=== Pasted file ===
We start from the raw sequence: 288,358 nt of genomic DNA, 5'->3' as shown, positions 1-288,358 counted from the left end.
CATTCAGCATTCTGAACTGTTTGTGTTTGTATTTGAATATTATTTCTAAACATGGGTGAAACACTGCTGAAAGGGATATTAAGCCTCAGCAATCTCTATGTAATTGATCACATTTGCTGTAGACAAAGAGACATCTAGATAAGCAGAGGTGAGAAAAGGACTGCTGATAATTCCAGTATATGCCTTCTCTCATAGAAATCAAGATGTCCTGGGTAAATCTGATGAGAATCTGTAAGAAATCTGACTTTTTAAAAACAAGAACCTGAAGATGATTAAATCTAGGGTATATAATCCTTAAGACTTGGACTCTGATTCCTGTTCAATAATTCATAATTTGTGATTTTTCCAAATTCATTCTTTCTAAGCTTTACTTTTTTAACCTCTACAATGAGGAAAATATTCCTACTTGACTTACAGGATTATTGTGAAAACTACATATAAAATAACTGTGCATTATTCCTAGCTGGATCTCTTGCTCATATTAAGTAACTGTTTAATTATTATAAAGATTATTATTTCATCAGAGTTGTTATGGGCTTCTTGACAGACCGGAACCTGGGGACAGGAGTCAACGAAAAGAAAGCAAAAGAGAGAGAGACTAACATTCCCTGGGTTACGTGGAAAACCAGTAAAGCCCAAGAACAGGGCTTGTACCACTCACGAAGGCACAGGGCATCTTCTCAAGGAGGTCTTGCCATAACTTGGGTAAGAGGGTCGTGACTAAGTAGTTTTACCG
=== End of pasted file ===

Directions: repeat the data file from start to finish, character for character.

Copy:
We start from the raw sequence: 288,358 nt of genomic DNA, 5'->3' as shown, positions 1-288,358 counted from the left end.
CATTCAGCATTCTGAACTGTTTGTGTTTGTATTTGAATATTATTTCTAAACATGGGTGAAACACTGCTGAAAGGGATATTAAGCCTCAGCAATCTCTATGTAATTGATCACATTTGCTGTAGACAAAGAGACATCTAGATAAGCAGAGGTGAGAAAAGGACTGCTGATAATTCCAGTATATGCCTTCTCTCATAGAAATCAAGATGTCCTGGGTAAATCTGATGAGAATCTGTAAGAAATCTGACTTTTTAAAAACAAGAACCTGAAGATGATTAAATCTAGGGTATATAATCCTTAAGACTTGGACTCTGATTCCTGTTCAATAATTCATAATTTGTGATTTTTCCAAATTCATTCTTTCTAAGCTTTACTTTTTTAACCTCTACAATGAGGAAAATATTCCTACTTGACTTACAGGATTATTGTGAAAACTACATATAAAATAACTGTGCATTATTCCTAGCTGGATCTCTTGCTCATATTAAGTAACTGTTTAATTATTATAAAGATTATTATTTCATCAGAGTTGTTATGGGCTTCTTGACAGACCGGAACCTGGGGACAGGAGTCAACGAAAAGAAAGCAAAAGAGAGAGAGACTAACATTCCCTGGGTTACGTGGAAAACCAGTAAAGCCCAAGAACAGGGCTTGTACCACTCACGAAGGCACAGGGCATCTTCTCAAGGAGGTCTTGCCATAACTTGGGTAAGAGGGTCGTGACTAAGTAGTTTTACCG